Up the Fin
 It is easy to climb up to the top of the arch in 3 or 4 different ways. The sandstone beyond is also interesting to explore.

Valley of Fire to Virgin Peak
 We took our break here. It was a little windy but the sun was warming up the cool morning nicely.

The Group on the Top of the World Arch

Sunning at the Arch
 We returned down the last fin we climbed. A large portion of the group wanted to try Laszlo's descent at the end of this alley to the left. The remaining hikers climbed back up the fin across the alley and down the ramp to the top of the canyon nearby. The canyon descent has a nice trail with walls nearby on either side. Laszlo's descent has a small amount of exposure but danger is minimal. The two groups connected again in the canyon at the bottom of Laszlo's descent. Then, we all continued down the canyon.

Laszlo's Descent
 The canyon trail was cut by Brian D. It is a fun descent that requires a few contortions as seen in the photo below.

Canyon Descent
 At the bottom of the canyon trail, we passed the Fat Monolith and turned left into the main alley. Next, we turned right into the wash across from the Eye of the Iguana.

Yellow Rock

Beautiful Wash
 This wash is one of the most beautiful washes the writer has ever seen! The colors paint pastels from the foreground to the distant views. Many photos were taken as usual in this section of the hike. We followed the wash over sandstone spills all the way down to the Mouse's Tank Road at wash #3. As we crossed the road, we were thankful that the rangers were on patrol in the 25 mph zone!

Scramble down the Slab
 Before starting this section of the hike, we warned each other to be careful not to step on the small fragile fins that poke up through the rock underfoot.

Heading Toward the Fire Wave
 We followed the wash a little further then turned up to a one o'clock direction to climb over sandstone.

Don't step on the fins!

By maintaining this direction as best we could, we headed straight toward the Fire Wave. We passed over many of the small fins and stayed up above the washes offered to the right. This area is also very colorful as seen in the photo to the left. Our direction took us to where the rock wash to the right flowed into a sandy wash in front of us. We dropped easily into the sandy slot wash and turned to the right. Counting three washes that offered turns to the left, we took the next one that leads directly up to the Fire Wave.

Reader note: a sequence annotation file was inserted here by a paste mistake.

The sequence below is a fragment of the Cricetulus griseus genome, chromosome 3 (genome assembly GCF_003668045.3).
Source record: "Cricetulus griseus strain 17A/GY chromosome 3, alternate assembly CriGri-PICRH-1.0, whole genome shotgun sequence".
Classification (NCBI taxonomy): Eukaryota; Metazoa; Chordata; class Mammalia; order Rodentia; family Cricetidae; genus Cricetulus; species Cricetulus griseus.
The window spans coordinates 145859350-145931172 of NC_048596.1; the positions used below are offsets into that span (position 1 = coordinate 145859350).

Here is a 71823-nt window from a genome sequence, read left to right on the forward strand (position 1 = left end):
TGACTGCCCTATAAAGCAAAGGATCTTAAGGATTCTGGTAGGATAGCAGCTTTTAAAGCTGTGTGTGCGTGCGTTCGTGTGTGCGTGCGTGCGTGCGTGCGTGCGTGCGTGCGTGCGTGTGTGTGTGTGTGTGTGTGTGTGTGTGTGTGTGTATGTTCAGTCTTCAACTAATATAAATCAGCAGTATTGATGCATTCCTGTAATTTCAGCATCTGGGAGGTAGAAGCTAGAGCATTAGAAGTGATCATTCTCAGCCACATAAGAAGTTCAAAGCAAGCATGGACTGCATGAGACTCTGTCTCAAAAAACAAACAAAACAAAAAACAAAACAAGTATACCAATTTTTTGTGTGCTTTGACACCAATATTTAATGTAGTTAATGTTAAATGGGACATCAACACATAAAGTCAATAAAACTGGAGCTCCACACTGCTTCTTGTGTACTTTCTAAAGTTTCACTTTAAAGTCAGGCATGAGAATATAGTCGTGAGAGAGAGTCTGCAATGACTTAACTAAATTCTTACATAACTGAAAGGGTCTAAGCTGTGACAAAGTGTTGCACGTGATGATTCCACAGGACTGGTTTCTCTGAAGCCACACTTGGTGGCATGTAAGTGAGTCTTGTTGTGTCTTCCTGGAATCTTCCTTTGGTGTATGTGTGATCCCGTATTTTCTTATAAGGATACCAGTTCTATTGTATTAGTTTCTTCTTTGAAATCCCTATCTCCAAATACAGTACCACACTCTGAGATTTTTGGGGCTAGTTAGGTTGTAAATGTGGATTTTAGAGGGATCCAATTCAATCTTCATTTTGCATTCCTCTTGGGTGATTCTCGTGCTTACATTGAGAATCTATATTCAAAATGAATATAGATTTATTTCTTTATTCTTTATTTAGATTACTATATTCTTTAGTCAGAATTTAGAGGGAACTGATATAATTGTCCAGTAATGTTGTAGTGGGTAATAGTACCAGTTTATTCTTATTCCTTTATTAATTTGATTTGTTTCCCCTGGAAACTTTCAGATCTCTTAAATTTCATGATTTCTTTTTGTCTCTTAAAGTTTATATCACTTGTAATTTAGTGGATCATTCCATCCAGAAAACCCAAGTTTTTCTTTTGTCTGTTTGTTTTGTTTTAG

Fire Wave with Wave Wall in Background
 Oohs and Ahhs! Amazing, huh? How did this happen? Finished with this feature, we hiked toward the Wave Wall, a wall painted with a wavy set of colorful stripes.

Hiking by the Fire Wave
 A left turn at the Wave Wall took us on an ascent up through a sandstone wash. When the sandstone on the left side turns from pink to yellow, we started up. Following this color line took us over the hill and down to the slot wash below.

Climbing Up the Wave Wall Sandstone Wash

Pink and Yellow
 The final leg of the 7 mile hike turned to the right and led through a narrow small wash with medium high walls. We crossed the road again at wash #5. Continuing through the slot wash, we passed through a couple more small interesting slots and ended up at the movie set where we began. We turned right one last time to climb the steps back up to the cars. This hike could be named "The Best of Valley of Fire!" It is one way to see the most famous features in one hike. Excellent morning!

7 miles; 1400 feet elevation gain; 3.75 hours

Small Slot Canyon

Another Small Slot

Starting Back up to the Cars